Bob Cousy labels Kyrie Irving best attacking point guard in basketball: ‘I’m on his bandwagon’

Celtics legend says Irving's passing game separates him from Isaiah Thomas, puts him on same level as Russell Westbrook.

Kyrie Irving has been spectacular in his first season in Boston. (Boston Celtics)

BOSTON — Bob Cousy knows a great point guard when he sees one. And what he sees in Kyrie Irving makes the Celtics point guard legend think the Celtics have the best in the game, at least in taking the ball to the basket and handling the rock in general.

What he saw Monday night served to only reinforce that feeling.

“I’m on his bandwagon,” Cousy told Bill Doyle of the Worcester Telegram and Gazette. “He’s very impressive.”

“This guy, in my judgment, is even more effective taking it to the basket. There isn’t anyone in the league that I can see who takes it as effectively. Maybe (Russell) Westbrook, but not with the same panache and creativity. Westbrook kind of overwhelms, overpowers you with his physical game. This kid just gets it in there and gets by anybody who tries to guard him. He also sees the floor. I always thought (Isaiah) Thomas’s deficiency, one of them, was his passing game. This kid really can make the play, he sees the play, he knows what to do, and defensively he’s a force.”

Irving scored 21 of his team-high 25 points in the first half while the Celtics (43-19) connected on 8-of-11 from beyond the arc in the opening quarter in a 109-98 win over Memphis Monday night at TD Garden.

“Very appreciative, knowing what Mr. Cousy gave to the game, the Celtics tradition, I mean it’s pretty awesome,” Irving said after Monday’s spectacular display. “Practice, lots of practice. Just being very strategic in what I’m working on and being efficient when I go to the gym. Finding out some of the things I can be really good or great at and just making sure I perfect those skills.”

It was Boston’s third straight win since the All-Star break and keeps them a half-game behind Toronto (42-17) for top seed in the East. Toronto beat Detroit Monday.

“Our focus level and getting everyone back,” Irving said. “Just knowing what we’re trying to get ready for.”

The rebuilding Grizzlies lost their 10th straight and fell to 18-41 on the season. For a full box score, click here.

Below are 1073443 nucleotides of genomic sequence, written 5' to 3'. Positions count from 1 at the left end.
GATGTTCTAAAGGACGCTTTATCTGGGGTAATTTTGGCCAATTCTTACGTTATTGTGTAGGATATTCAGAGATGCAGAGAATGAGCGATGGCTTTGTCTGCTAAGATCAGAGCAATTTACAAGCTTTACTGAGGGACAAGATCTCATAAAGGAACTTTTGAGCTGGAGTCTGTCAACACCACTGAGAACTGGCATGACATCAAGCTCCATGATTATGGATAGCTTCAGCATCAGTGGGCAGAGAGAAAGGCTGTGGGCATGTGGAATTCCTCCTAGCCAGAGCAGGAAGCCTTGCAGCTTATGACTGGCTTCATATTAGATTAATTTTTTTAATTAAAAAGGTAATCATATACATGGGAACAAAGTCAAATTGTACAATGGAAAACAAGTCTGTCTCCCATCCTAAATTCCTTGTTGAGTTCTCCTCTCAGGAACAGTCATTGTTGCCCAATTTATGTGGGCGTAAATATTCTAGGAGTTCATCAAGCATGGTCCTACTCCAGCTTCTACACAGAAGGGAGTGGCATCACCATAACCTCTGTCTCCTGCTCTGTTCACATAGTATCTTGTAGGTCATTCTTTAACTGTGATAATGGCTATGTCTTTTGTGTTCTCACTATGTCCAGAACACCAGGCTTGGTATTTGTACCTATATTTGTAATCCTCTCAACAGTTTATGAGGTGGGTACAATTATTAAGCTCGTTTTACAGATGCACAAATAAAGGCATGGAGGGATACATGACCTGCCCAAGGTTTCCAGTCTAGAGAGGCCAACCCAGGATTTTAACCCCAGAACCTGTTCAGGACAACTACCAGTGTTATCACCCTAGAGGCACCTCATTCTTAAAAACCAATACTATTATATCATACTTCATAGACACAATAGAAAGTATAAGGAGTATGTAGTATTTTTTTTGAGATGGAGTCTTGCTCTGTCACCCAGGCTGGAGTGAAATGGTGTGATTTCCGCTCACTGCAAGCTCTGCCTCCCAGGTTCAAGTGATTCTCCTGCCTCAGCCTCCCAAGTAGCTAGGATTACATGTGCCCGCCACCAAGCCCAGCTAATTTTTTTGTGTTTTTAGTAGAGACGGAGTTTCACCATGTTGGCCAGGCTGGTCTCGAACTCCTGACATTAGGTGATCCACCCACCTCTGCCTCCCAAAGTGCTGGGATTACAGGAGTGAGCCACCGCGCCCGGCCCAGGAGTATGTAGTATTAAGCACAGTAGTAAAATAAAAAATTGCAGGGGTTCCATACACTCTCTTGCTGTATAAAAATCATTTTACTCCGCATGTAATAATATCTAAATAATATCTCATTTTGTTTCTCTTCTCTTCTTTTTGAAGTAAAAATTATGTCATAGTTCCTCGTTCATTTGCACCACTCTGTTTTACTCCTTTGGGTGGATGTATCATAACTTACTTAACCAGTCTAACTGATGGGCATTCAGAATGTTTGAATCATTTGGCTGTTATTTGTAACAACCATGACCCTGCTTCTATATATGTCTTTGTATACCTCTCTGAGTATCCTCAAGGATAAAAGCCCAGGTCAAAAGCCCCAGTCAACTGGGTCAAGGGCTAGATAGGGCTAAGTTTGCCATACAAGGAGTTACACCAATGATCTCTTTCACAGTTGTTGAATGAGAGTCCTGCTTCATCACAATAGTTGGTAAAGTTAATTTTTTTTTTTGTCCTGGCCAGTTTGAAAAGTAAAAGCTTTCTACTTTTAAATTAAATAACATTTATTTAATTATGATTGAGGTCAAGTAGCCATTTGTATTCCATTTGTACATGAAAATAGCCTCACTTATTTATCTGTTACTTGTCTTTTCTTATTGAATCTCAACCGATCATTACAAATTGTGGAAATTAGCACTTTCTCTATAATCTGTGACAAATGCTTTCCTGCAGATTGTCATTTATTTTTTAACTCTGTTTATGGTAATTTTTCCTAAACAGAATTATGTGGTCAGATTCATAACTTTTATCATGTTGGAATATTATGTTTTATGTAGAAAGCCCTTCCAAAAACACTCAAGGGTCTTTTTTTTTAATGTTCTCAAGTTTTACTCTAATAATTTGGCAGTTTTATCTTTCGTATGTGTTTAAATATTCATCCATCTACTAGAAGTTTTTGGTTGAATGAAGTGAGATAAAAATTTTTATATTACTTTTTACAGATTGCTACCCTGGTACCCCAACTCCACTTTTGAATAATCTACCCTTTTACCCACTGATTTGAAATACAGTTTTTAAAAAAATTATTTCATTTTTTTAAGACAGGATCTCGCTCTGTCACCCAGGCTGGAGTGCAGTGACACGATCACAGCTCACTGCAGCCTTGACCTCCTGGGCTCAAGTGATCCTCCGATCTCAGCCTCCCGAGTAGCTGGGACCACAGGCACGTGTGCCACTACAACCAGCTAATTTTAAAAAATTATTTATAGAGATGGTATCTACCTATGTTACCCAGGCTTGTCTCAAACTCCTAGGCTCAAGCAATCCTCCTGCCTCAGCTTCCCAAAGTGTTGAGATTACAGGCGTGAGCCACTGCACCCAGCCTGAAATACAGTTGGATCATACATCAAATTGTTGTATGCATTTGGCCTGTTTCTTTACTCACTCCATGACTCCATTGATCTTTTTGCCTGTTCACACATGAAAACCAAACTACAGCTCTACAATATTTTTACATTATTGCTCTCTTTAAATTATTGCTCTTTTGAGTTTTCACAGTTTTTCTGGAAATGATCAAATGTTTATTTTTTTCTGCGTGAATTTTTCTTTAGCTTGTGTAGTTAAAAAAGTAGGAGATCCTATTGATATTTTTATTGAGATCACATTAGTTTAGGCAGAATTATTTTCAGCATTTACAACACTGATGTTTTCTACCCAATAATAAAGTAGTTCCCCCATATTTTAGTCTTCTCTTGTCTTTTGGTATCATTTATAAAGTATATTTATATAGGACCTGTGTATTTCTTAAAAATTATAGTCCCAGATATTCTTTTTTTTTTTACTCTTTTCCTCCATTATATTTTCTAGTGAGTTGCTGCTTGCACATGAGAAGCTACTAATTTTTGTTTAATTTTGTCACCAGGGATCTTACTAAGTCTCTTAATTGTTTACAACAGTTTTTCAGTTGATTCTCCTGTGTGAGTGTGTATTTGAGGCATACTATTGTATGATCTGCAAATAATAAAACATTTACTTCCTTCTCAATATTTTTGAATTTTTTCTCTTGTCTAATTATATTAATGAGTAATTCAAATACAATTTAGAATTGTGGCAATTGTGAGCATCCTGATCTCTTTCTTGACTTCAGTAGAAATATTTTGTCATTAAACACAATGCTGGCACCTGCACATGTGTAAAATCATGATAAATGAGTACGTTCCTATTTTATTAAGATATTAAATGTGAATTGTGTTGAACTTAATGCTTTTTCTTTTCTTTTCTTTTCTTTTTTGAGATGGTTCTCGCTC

The start of the game was once again Irving, who drilled five of his first six from beyond the arc in the first half as part of his 21-point first half.

By the time he hit two shots from the free throw line with 2:49 left in the second quarter, the crowd already began its “M-V-P” chants for Irving. And to think Memphis, with Marc Gasol returning to the lineup, actually scored the game’s first five points.

The Grizzlies were hanging tough, trailing just 27-24 late in the first quarter when Brad Stevens went with all reserves, featuring Terry Rozier, Marcus Smart, Marcus Morris, Daniel Theis and Semi Ojeleye. That group of five manage to outscore Memphis 23-6 and put the game hopelessly out of reach.

What has changed since the break?

“Our whole mindset. Before break we played just bad defensively,” Theis said. “Since we came back we tried to bring back our defense from earlier and the middle of the season. The last quarter today we didn’t play defense, but like the second quarter showed what we’re capable when everyone is engaged.

“I would say because we are playing consistently again. We have got to keep doing this, we only have twenty games left. We gave up a lot of games, especially at home. It was five or six and that just can’t happen.”

The first half ended appropriately enough, with Marcus Morris draining a three from the left side at the buzzer, putting the Celtics up 67-41 heading to the locker room. The Celtics shot a blistering 11-of-22 from beyond the arc. But just as impressive was the defensive effort, as the Grizzlies struggled badly to get any quality shots up.

But the big story of the half was the red-hot Irving, electrifying the crowd with highlight-reel moves like the one he put on the trio of Myke Henry, JaMychal Green and Deyonta Davis.